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Editorial: Trump should not divide the world

The inauguration of Donald Trump as the 45th president of the United States has raised concerns that a split in U.S. society has already crossed the ocean and reached Europe and Asia, and that the world will eventually face a division emanating from the land of the free.

    While the inauguration ceremony for new President Trump was held in a solemn manner in Washington, those opposed to Trump's inauguration staged demonstrations. Many of those who shouted that Trump is "not our president" began to riot, some of whom were arrested after clashing with police, highlighting the split that is deep-rooted in the country.

    American society is divided over the role of the country. The U.S., which is a symbol of freedom and democracy, is experiencing unprecedented chaos. This, in other words, reflects confusion in the international order.

    Trump's inauguration as U.S. president marks the start of an uncertain era.

    The new president's inaugural address was unique both in a positive and negative way. Trump declared, "We are transferring power from Washington, D.C. and giving it back to you, the people." He apparently meant that he is determined to eliminate the establishment and revive citizen-oriented politics.

    He also emphasized "America First." What he wanted to say was that both the economic and security fronts, the United States can gather more money from the world and be stronger.

    His speech appears to have been influenced by President Ronald Reagan, who was also a Republican. Still, it was fundamentally different from the inaugural address by Reagan, who called the United States "a beacon of hope" and underscored the importance of his country cooperating with its allies.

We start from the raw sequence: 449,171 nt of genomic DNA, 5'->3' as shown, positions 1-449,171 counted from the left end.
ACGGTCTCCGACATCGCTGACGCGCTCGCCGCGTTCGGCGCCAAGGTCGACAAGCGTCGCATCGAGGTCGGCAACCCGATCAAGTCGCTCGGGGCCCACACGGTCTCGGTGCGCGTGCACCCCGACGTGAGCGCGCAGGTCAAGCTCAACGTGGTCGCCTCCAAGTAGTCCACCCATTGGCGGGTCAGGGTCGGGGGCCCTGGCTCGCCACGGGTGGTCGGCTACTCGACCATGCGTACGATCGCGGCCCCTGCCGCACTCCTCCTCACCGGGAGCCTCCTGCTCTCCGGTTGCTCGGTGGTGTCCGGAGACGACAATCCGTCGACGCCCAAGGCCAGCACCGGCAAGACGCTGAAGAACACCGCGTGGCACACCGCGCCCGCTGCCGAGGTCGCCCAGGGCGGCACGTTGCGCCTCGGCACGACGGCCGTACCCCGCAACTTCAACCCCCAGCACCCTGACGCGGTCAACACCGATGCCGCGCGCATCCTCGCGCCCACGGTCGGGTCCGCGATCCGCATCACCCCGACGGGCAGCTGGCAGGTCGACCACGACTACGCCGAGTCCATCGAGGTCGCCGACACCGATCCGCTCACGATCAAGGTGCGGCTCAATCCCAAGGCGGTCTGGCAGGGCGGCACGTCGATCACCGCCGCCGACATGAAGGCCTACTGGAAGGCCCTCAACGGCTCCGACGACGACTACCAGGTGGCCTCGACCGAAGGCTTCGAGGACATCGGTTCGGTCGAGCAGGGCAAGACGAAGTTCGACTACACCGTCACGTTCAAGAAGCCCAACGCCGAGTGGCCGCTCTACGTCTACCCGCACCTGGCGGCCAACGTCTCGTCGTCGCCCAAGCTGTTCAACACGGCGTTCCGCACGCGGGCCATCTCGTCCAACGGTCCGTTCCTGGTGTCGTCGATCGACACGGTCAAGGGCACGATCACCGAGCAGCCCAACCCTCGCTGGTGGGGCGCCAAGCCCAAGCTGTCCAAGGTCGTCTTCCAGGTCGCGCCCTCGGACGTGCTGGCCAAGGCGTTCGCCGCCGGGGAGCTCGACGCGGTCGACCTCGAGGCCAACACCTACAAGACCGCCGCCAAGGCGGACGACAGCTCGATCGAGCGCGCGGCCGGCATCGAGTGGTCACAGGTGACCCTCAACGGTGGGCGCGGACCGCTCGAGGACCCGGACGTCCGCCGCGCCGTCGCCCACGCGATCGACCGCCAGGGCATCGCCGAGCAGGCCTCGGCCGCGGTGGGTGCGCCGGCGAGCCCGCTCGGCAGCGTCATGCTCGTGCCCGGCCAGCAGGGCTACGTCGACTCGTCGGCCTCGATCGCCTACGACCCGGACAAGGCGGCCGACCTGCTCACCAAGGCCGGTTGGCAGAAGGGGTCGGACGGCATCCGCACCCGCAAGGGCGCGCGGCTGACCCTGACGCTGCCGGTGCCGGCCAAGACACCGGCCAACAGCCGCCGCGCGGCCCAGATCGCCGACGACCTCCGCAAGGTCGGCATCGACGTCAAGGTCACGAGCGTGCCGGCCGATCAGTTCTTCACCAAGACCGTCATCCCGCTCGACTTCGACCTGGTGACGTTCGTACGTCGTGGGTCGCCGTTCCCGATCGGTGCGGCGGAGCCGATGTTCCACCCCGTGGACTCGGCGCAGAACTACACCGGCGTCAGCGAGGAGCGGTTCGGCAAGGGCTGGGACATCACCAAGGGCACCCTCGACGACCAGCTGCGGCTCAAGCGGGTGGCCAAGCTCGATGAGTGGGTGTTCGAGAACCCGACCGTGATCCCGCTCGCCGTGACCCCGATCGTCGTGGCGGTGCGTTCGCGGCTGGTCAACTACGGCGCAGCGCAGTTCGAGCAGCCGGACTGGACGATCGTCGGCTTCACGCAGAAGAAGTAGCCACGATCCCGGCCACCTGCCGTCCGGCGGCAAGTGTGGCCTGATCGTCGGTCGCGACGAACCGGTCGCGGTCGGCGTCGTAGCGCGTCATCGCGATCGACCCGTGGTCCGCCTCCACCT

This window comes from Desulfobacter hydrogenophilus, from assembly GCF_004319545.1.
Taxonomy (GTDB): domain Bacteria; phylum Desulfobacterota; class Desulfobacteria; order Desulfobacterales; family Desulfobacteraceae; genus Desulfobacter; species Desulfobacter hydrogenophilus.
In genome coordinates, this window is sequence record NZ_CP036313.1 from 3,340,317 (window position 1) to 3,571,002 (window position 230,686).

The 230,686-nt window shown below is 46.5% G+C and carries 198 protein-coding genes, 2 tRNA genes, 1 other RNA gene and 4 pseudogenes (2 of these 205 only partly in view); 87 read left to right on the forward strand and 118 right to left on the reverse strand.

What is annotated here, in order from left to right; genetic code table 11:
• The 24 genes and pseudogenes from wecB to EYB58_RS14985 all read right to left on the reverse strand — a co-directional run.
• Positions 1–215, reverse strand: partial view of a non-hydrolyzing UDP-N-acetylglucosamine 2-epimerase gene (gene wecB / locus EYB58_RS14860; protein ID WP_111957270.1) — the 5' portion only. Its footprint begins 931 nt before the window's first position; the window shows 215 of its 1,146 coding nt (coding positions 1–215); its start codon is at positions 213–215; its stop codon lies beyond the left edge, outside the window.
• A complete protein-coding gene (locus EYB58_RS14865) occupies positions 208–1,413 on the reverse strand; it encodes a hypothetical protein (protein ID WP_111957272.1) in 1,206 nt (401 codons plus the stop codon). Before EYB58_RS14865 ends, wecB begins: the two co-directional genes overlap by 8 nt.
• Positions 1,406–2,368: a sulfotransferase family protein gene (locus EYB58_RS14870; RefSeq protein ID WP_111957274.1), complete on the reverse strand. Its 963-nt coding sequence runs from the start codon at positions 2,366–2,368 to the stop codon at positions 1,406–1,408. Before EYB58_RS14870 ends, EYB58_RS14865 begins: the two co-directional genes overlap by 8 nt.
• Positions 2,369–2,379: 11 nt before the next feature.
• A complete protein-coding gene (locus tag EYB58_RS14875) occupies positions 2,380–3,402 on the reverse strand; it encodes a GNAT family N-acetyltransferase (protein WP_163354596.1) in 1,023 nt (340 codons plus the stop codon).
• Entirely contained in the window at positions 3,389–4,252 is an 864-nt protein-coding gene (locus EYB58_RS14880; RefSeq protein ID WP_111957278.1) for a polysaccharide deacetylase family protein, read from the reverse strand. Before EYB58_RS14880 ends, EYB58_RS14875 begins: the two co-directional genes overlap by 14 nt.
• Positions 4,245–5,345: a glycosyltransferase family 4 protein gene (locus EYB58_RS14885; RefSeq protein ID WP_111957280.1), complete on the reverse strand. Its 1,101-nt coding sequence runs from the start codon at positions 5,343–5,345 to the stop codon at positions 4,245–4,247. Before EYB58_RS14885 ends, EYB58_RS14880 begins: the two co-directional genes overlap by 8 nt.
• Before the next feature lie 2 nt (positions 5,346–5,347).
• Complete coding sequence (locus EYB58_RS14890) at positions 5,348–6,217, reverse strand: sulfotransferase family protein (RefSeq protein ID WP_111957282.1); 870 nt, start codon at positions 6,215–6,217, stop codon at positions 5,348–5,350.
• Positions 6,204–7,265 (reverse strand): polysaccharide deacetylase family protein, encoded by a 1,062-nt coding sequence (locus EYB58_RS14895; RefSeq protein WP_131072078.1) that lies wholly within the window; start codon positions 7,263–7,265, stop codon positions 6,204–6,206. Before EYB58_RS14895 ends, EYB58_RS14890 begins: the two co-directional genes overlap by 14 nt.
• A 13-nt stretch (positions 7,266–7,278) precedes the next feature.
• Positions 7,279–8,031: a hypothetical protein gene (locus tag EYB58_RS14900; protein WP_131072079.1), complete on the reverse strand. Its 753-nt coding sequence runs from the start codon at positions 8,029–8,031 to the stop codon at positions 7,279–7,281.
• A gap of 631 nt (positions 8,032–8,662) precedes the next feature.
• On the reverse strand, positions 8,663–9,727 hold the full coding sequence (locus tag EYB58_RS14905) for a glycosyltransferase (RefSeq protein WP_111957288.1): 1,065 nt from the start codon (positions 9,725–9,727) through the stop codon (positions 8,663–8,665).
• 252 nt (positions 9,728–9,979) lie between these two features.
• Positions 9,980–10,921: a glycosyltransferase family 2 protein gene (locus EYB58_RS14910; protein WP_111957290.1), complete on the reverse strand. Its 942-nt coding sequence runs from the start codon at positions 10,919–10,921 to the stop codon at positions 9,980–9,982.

Trump did not talk about the history of the United States or ideals the country has pursued since its founding. And he is well aware about not including these matters in his speech. He appears to regard the past presidents as "established authority" and have declared that he will be an unorthodox president through his address that was far removed from dignity.

    That means he intends to change the American identity. The traditional concept that the United States is a special country and should be a model for others like "a city upon a hill" written in the New Testament will apparently diminish under the Trump administration. The world has thus entered an age in which the United States is no longer regarded as a country that people look up to or as the world's policeman.

    However, politics without philosophy and unilateralism could eventually put the country in jeopardy and bring disadvantages to the international community.

    Trump has declared that the U.S. will pull out of the Trans-Pacific Partnership (TPP) trade pact and demanded that the North America Free Trade Agreement (NAFTA) be renegotiated. Serious questions remain as to whether these measures will benefit American citizens in the long run.

    Trump's haphazard diplomatic policies are also highly questionable. His suggestion that the United States will ease its sanctions on Russia over the Ukrainian crisis in return for Moscow cutting back on its nuclear weapons program should be regarded as mixing up diplomacy and business dealings.